characterization of the development of self-reﬂection and its myriad con-
sequences for behavior.
A. EXECUTIVE FUNCTION
EF entails the conscious control of thoughts and actions (Zelazo et al.,
2008) and refers to the more controlled, top-down processes in self-regu-
lation that depend importantly on neural circuits involving prefrontal
Key construct Deﬁnition
Self-regulation The broad range of automatic and controlled processes through which
thoughts, emotions, and actions are adjusted
Self-control The deliberate adjustment of one’s cognitive, emotional, or
The capacity to evaluate one’s ongoing thoughts, emotions, and actions
Executive function The deliberate adjustment of one’s cognitive, emotional, or behavioral
responses, often conceptualized as the cognitive processes of
ﬂexibility (task switching), inhibitory control, and working memory
Error monitoring Tracking one’s performance on a task and noticing when one has
committed an error, often assessed using ERP
Metacognition Awareness and control of one’s cognitive activity
Reﬂecting on one’s ongoing cognitive activity
Top-down control of cognitive activity based on metacognitive
Evaluating how certain one feels about the likely accuracy of one’s
Interoception Subjective awareness of one’s physiological, emotional, and cognitive
An indirect means of monitoring, such that individuals are implicitly
aware of lower-order cognitive operations, which gives rise to
subjective feelings of knowing (although they cannot explicitly
reﬂect on the source of the subjective feelings)
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cortex (PFC). Although it has widespread consequences for daily func-
tioning (e.g., maintaining focus on one’s current task, inhibiting oneself
from becoming distracted, ﬂexibly shifting one’s attention during multi-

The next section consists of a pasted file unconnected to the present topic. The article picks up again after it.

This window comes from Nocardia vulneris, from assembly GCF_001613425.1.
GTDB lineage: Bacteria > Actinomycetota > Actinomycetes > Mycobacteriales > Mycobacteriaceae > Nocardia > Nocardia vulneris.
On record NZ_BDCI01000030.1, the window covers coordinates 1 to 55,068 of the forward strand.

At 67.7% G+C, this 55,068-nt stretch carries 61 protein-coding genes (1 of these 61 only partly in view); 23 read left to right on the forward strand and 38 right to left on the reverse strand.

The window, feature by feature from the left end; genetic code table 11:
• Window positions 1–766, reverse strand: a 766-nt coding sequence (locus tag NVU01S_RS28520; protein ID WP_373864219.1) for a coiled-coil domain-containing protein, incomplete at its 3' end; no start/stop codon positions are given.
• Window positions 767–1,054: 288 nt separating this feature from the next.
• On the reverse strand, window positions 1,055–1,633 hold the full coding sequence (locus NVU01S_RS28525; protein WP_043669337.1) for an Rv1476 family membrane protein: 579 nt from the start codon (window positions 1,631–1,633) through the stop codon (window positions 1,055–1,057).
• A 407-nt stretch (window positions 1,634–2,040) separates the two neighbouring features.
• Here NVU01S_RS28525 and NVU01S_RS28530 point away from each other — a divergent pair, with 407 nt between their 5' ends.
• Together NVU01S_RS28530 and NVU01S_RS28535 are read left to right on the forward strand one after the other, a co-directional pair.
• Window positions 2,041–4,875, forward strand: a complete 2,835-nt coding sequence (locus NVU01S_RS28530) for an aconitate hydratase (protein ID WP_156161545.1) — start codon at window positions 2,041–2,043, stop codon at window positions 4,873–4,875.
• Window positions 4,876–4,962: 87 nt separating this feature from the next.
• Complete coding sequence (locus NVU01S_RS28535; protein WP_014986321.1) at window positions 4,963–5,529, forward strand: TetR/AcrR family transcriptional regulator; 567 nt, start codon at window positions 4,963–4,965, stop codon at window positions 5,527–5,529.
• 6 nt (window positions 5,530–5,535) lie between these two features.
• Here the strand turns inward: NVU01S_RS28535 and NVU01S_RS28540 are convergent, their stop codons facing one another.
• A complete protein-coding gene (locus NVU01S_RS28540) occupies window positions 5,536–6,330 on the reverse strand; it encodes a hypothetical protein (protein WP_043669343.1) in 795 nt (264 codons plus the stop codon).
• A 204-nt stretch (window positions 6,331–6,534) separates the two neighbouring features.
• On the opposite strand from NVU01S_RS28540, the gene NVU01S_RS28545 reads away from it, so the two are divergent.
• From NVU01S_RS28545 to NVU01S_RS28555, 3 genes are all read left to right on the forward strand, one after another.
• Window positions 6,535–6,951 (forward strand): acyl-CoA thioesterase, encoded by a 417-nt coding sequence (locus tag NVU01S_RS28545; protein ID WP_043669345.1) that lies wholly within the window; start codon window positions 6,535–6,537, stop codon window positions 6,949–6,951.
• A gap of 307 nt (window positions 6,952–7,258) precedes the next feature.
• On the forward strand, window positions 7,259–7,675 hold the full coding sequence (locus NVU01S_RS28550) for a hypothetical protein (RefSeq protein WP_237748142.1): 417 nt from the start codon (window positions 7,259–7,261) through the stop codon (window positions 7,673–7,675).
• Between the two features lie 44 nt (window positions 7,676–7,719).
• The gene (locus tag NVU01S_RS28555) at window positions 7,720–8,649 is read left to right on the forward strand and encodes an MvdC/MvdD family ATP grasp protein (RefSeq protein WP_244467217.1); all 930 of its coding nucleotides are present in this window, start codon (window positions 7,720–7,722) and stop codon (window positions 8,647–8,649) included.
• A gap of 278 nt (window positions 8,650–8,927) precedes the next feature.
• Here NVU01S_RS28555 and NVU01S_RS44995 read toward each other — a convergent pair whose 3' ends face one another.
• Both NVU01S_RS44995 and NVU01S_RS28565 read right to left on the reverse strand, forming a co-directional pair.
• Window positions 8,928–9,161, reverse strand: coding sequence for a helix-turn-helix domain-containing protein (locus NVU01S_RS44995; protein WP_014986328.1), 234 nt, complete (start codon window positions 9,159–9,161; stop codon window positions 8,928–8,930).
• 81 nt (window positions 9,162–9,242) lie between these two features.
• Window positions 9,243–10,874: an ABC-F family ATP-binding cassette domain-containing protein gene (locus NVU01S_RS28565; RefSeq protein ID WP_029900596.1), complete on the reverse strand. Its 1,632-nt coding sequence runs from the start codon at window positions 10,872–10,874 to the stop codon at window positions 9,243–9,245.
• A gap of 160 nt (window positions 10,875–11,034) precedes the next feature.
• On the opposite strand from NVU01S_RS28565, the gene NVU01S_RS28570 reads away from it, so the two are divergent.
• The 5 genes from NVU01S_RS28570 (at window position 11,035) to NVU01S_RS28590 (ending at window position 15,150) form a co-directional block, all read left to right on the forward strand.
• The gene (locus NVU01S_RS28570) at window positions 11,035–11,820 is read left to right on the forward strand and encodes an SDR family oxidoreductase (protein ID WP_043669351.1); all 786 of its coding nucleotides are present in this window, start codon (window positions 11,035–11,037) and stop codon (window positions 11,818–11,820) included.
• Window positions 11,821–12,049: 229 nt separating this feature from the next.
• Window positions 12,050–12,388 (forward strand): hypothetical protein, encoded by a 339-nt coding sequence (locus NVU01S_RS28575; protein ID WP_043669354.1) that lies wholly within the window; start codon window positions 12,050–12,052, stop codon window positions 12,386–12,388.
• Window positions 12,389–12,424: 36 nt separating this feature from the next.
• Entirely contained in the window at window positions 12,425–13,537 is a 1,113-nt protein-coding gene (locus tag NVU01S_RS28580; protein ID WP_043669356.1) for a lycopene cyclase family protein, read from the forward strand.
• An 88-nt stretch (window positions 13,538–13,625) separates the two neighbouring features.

tasking), EF is typically assessed using neuropsychological tests of pre-
frontal cortical function that have been modiﬁed for use with children
(e.g., go/no-go, backward digit span, ﬂanker; Fernandez-Duque, Baird,
& Posner, 2000). Often, these tasks require children to overcome the ten-
dency to respond reﬂexively, impulsively, or by habit (Davidson, Amso,
Anderson, & Diamond, 2006; Shimamura, 2000) and instead purposefully
select the appropriate course of action.
EF emerges relatively early, as indicated by infants’passing of the A-not-B
task toward the end of the ﬁrst year of life. In this task, infants are repeatedly
shown an object being hidden in a certain location (location A) where they
repeatedly retrieve the object. Next, the object is conspicuously hidden in a
different location (location B). Whereas 8- to 10-month-old infants typically
search for the object in location A, older infants typically search for the object
in location B, indicating that they were able to inhibit their habitual, prepotent
response to search for the object where it was previously retrieved
(Marcovitch & Zelazo, 2009). According to one view, this achievement is crit-
ically dependent upon infants’emerging ability to mentally represent
elements of the task at hand by reﬂecting upon the contents of lower levels
of processing. This psychological distancing allows infants to decouple them-
selves from the stimulus–response pattern of searching (in location A),
permitting them to selectively direct their searching to location B
(Marcovitch & Zelazo, 2009).
EF continues to improve throughout childhood and adolescence as
individuals become able to achieve increasingly higher levels of reﬂections
of their ongoing mental activity. Developmental improvements in EF
accuracy are particularly dramatic during early childhood, when rapid
increases are observed in the highest level of consciousness that children
can experience (Zelazo, Gao, & Todd, 2007). During middle childhood,